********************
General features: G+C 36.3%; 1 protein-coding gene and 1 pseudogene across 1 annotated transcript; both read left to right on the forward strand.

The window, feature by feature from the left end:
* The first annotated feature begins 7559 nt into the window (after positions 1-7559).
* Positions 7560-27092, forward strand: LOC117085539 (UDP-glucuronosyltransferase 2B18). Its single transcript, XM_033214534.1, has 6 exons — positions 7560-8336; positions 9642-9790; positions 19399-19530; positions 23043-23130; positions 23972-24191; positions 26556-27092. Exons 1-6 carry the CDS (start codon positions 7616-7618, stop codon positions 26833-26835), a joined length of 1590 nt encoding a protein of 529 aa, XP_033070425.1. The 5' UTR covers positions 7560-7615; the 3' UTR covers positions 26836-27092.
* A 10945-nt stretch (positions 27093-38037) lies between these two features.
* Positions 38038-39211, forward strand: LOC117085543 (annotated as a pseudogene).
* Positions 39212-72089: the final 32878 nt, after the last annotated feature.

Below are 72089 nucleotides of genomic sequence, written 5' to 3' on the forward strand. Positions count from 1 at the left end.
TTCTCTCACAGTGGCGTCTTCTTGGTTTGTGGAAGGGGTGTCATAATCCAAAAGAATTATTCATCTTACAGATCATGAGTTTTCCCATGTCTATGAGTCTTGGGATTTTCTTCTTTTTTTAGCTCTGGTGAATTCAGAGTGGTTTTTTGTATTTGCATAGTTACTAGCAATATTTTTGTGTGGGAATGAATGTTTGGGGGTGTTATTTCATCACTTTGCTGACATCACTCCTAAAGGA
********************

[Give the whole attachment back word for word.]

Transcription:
General features: G+C 36.3%; 1 protein-coding gene and 1 pseudogene across 1 annotated transcript; both read left to right on the forward strand.

The window, feature by feature from the left end:
* The first annotated feature begins 7559 nt into the window (after positions 1-7559).
* Positions 7560-27092, forward strand: LOC117085539 (UDP-glucuronosyltransferase 2B18). Its single transcript, XM_033214534.1, has 6 exons — positions 7560-8336; positions 9642-9790; positions 19399-19530; positions 23043-23130; positions 23972-24191; positions 26556-27092. Exons 1-6 carry the CDS (start codon positions 7616-7618, stop codon positions 26833-26835), a joined length of 1590 nt encoding a protein of 529 aa, XP_033070425.1. The 5' UTR covers positions 7560-7615; the 3' UTR covers positions 26836-27092.
* A 10945-nt stretch (positions 27093-38037) lies between these two features.
* Positions 38038-39211, forward strand: LOC117085543 (annotated as a pseudogene).
* Positions 39212-72089: the final 32878 nt, after the last annotated feature.

Below are 72089 nucleotides of genomic sequence, written 5' to 3' on the forward strand. Positions count from 1 at the left end.
TTCTCTCACAGTGGCGTCTTCTTGGTTTGTGGAAGGGGTGTCATAATCCAAAAGAATTATTCATCTTACAGATCATGAGTTTTCCCATGTCTATGAGTCTTGGGATTTTCTTCTTTTTTTAGCTCTGGTGAATTCAGAGTGGTTTTTTGTATTTGCATAGTTACTAGCAATATTTTTGTGTGGGAATGAATGTTTGGGGGTGTTATTTCATCACTTTGCTGACATCACTCCTAAAGGA